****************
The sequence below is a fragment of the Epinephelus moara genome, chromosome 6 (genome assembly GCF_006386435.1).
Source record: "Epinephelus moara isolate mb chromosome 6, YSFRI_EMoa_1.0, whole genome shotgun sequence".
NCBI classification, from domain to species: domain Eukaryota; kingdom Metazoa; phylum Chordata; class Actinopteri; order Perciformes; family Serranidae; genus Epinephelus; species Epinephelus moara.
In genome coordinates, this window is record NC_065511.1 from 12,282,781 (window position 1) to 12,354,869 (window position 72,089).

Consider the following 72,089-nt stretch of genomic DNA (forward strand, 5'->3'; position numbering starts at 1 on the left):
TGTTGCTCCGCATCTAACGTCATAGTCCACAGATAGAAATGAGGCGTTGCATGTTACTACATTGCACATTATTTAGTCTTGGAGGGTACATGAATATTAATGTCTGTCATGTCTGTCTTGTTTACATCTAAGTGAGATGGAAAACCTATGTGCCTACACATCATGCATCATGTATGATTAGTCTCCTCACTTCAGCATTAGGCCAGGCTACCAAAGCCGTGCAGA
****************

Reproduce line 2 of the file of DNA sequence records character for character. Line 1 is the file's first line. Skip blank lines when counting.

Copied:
Source record: "Epinephelus moara isolate mb chromosome 6, YSFRI_EMoa_1.0, whole genome shotgun sequence".